On a Saturday afternoon in April 2016, Arlene Harjo let her 38-year-old son borrow her two-year-old Nissan Versa for what he said was a trip to the gym with his friends. He was gone all day, and the next morning Harjo learned that Albuquerque police had arrested him for driving while intoxicated. The cops had also taken custody of Harjo's car, which the city planned to keep.
Harjo's response to Albuquerque's theft of her car culminated this week in a ruling that highlights two especially troubling aspects of civil forfeiture. The practice, which allows confiscation of assets allegedly tied to crime even when the owner has not been accused of breaking the law, gives the government a financial incentive to take people's property and requires them to prove their innocence if they want to get it back.
U.S. District Judge James Browning, in a decision issued on Monday, said those features make Albuquerque's forfeiture ordinance inconsistent with the constitutional guarantee of due process. "The City of Albuquerque has an unconstitutional institutional incentive to prosecute forfeiture cases," he writes, "because, in practice, the forfeiture program sets its own budget and can spend, without meaningful oversight, all of the excess funds it raises from previous years." Furthermore, the program "violates procedural due process, because owners have to prove that their cars are not subject to civil forfeiture."
Harjo's experience shows how rigged this system is. Albuquerque seizes more than 1,000 cars a year, generating more than $1 million in revenue, based on crimes such as DWI, patronizing prostitutes, and felonies involving guns. Half the time, as in Harjo's case, the car does not belong to the offender.
Cars nevertheless are automatically forfeited if the owner does not request an administrative hearing (and pay a $50 fee) within 10 days. Before Harjo's hearing, as part of its customary "settlement negotiations," the city offered to sell her car back to her for $4,000, provided she agreed to have the vehicle booted for 18 months.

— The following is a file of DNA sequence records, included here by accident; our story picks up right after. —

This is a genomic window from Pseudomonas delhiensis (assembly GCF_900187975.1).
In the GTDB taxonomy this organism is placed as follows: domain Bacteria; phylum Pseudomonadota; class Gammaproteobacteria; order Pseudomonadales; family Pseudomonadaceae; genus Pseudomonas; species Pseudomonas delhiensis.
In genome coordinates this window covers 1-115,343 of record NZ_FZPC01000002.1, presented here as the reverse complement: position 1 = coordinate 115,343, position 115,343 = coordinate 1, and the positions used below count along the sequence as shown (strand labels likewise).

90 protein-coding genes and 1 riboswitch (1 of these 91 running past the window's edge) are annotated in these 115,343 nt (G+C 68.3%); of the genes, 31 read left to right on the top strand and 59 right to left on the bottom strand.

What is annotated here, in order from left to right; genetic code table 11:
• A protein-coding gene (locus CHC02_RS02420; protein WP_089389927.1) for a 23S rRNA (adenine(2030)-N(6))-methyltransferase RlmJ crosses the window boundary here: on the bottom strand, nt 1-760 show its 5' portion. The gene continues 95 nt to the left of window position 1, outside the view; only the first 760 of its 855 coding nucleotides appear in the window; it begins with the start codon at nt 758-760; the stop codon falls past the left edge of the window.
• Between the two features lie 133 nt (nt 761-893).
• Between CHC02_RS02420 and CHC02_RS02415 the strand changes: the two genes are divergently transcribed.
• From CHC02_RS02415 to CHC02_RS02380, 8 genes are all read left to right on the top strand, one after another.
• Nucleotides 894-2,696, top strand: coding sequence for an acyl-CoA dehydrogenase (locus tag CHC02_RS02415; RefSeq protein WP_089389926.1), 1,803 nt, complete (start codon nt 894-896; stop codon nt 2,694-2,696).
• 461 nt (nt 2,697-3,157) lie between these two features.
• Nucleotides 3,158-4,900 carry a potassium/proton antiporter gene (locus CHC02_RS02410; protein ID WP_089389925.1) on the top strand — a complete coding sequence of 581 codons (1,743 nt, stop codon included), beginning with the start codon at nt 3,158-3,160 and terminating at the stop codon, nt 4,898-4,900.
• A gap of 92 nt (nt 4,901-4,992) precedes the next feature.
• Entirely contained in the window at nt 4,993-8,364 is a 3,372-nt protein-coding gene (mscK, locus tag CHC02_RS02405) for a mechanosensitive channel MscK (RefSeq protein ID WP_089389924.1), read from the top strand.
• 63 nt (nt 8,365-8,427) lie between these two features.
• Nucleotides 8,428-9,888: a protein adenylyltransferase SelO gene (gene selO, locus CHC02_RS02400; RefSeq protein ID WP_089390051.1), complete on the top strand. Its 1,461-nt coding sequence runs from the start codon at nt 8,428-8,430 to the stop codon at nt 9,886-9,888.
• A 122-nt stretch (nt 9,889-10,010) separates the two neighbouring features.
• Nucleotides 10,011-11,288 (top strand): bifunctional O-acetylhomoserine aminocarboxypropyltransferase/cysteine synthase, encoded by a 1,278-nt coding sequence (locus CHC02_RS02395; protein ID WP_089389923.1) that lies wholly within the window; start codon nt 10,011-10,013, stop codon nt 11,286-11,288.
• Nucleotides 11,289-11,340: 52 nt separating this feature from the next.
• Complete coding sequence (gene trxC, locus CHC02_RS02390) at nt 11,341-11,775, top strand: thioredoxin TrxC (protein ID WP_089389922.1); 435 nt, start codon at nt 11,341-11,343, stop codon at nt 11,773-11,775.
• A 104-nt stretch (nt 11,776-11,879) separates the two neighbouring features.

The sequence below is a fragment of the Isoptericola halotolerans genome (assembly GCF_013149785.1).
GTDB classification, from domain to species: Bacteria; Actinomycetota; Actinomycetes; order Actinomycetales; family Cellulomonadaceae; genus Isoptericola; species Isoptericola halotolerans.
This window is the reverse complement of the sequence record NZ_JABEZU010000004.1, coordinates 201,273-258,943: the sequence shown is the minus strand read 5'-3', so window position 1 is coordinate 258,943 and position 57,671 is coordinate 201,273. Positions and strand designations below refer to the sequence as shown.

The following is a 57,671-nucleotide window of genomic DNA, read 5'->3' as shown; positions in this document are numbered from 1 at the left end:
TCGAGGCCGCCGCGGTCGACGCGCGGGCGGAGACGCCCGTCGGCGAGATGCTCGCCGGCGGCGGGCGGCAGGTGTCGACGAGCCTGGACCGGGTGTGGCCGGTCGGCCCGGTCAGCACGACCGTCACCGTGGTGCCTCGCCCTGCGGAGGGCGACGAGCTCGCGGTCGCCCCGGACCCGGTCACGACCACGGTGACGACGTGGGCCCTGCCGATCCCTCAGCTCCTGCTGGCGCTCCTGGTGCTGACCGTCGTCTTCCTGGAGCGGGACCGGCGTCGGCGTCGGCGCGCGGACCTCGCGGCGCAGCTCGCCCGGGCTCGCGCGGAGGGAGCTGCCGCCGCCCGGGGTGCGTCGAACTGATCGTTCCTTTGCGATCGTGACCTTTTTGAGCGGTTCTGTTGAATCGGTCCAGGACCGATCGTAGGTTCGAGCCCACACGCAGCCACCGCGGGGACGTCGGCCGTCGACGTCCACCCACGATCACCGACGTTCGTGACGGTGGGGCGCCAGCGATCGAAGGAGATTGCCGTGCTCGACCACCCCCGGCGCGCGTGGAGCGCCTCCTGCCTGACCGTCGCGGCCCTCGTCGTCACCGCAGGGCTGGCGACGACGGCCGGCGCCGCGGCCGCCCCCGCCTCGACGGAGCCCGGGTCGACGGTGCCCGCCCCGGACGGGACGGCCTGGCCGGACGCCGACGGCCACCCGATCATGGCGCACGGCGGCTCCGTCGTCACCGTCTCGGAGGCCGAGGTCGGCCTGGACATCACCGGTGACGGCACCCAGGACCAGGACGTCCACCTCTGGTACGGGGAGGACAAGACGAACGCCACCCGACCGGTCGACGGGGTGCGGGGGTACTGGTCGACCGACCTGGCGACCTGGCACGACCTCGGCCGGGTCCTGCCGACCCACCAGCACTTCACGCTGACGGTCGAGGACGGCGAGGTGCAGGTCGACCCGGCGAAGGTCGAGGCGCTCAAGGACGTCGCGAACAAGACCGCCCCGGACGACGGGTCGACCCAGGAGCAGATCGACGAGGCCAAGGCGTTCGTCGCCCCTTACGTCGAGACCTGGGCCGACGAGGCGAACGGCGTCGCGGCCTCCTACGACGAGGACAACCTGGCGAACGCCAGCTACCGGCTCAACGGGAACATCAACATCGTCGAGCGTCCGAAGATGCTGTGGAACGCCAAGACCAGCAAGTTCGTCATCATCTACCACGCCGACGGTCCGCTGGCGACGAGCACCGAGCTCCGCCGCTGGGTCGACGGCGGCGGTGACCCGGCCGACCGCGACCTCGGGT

After Harjo turned down that magnanimous offer, a hearing officer rejected her "innocent owner" defense, which required her to prove "by a preponderance of the evidence" that she "could not have reasonably anticipated" the illegal use of her vehicle. The city proceeded with its forfeiture claim in state court, and Harjo continued to fight it without a lawyer's help, which she could not afford and the city had no obligation to provide.
Several months later, after Harjo filed a lawsuit with help from the Institute for Justice, the city dropped its forfeiture complaint. It turned out that Harjo's car was not subject to forfeiture because it had been seized outside the boundaries of Albuquerque.
Meanwhile, the car had been damaged while sitting in a city lot for eight months, during which Harjo had to make payments on a vehicle she could no longer use. But since the car had been seized outside Albuquerque, she did not have to pay the $10-a-day "storage" fees that the city customarily uses to pressure owners into settling.
This racket continued even after the New Mexico legislature in 2015 passed a law aimed at eliminating civil forfeiture by requiring a criminal conviction before property can be confiscated. Albuquerque claimed that law did not apply to its forfeiture program—an argument that Judge Browning rejected last March.
Robert Everett Johnson, one of the Institute for Justice attorneys who represented Harjo, said Browning's findings regarding financial incentives and the presumption of innocence "strike at the heart of the problem with civil forfeiture." The ruling therefore should be useful in other cases challenging the practice.
"I'm glad this is going to help people in the same situation," Harjo said. "Hopefully now more people will fight back, and courts will say this has to stop."
© Copyright 2018 by Creators Syndicate